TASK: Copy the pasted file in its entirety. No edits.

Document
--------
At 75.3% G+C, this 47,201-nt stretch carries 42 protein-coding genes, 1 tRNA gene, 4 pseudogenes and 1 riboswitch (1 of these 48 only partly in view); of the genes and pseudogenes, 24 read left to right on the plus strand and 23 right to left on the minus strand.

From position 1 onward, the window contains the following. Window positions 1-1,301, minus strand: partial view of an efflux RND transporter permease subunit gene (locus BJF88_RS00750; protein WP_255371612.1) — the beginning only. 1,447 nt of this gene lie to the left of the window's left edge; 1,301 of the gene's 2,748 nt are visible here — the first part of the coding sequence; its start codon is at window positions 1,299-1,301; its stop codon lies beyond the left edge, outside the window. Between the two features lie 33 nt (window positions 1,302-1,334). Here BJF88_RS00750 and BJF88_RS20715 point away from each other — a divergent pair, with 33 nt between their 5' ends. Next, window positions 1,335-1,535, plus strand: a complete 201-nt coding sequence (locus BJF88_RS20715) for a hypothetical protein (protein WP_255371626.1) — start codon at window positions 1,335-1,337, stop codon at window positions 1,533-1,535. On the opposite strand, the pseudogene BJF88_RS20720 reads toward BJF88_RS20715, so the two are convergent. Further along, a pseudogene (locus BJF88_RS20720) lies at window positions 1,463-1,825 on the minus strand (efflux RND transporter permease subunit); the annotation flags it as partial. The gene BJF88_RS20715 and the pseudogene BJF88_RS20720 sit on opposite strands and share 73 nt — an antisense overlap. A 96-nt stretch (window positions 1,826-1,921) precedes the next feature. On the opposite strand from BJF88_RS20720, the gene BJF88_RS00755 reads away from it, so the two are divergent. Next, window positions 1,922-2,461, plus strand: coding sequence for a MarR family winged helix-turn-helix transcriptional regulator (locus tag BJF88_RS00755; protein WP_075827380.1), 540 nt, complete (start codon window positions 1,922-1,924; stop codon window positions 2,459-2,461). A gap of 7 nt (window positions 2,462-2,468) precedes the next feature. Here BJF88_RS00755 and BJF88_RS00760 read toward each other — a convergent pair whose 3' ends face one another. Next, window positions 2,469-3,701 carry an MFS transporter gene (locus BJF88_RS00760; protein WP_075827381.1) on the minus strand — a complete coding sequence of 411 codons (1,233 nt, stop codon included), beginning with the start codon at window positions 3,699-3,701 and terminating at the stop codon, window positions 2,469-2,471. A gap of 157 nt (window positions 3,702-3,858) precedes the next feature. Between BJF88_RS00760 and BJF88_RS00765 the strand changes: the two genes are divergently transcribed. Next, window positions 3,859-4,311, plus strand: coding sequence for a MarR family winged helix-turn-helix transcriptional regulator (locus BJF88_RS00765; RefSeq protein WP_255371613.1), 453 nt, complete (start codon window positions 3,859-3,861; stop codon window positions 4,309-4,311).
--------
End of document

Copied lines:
At 75.3% G+C, this 47,201-nt stretch carries 42 protein-coding genes, 1 tRNA gene, 4 pseudogenes and 1 riboswitch (1 of these 48 only partly in view); of the genes and pseudogenes, 24 read left to right on the plus strand and 23 right to left on the minus strand.

From position 1 onward, the window contains the following. Window positions 1-1,301, minus strand: partial view of an efflux RND transporter permease subunit gene (locus BJF88_RS00750; protein WP_255371612.1) — the beginning only. 1,447 nt of this gene lie to the left of the window's left edge; 1,301 of the gene's 2,748 nt are visible here — the first part of the coding sequence; its start codon is at window positions 1,299-1,301; its stop codon lies beyond the left edge, outside the window. Between the two features lie 33 nt (window positions 1,302-1,334). Here BJF88_RS00750 and BJF88_RS20715 point away from each other — a divergent pair, with 33 nt between their 5' ends. Next, window positions 1,335-1,535, plus strand: a complete 201-nt coding sequence (locus BJF88_RS20715) for a hypothetical protein (protein WP_255371626.1) — start codon at window positions 1,335-1,337, stop codon at window positions 1,533-1,535. On the opposite strand, the pseudogene BJF88_RS20720 reads toward BJF88_RS20715, so the two are convergent. Further along, a pseudogene (locus BJF88_RS20720) lies at window positions 1,463-1,825 on the minus strand (efflux RND transporter permease subunit); the annotation flags it as partial. The gene BJF88_RS20715 and the pseudogene BJF88_RS20720 sit on opposite strands and share 73 nt — an antisense overlap. A 96-nt stretch (window positions 1,826-1,921) precedes the next feature. On the opposite strand from BJF88_RS20720, the gene BJF88_RS00755 reads away from it, so the two are divergent. Next, window positions 1,922-2,461, plus strand: coding sequence for a MarR family winged helix-turn-helix transcriptional regulator (locus tag BJF88_RS00755; protein WP_075827380.1), 540 nt, complete (start codon window positions 1,922-1,924; stop codon window positions 2,459-2,461). A gap of 7 nt (window positions 2,462-2,468) precedes the next feature. Here BJF88_RS00755 and BJF88_RS00760 read toward each other — a convergent pair whose 3' ends face one another. Next, window positions 2,469-3,701 carry an MFS transporter gene (locus BJF88_RS00760; protein WP_075827381.1) on the minus strand — a complete coding sequence of 411 codons (1,233 nt, stop codon included), beginning with the start codon at window positions 3,699-3,701 and terminating at the stop codon, window positions 2,469-2,471. A gap of 157 nt (window positions 3,702-3,858) precedes the next feature. Between BJF88_RS00760 and BJF88_RS00765 the strand changes: the two genes are divergently transcribed. Next, window positions 3,859-4,311, plus strand: coding sequence for a MarR family winged helix-turn-helix transcriptional regulator (locus BJF88_RS00765; RefSeq protein WP_255371613.1), 453 nt, complete (start codon window positions 3,859-3,861; stop codon window positions 4,309-4,311).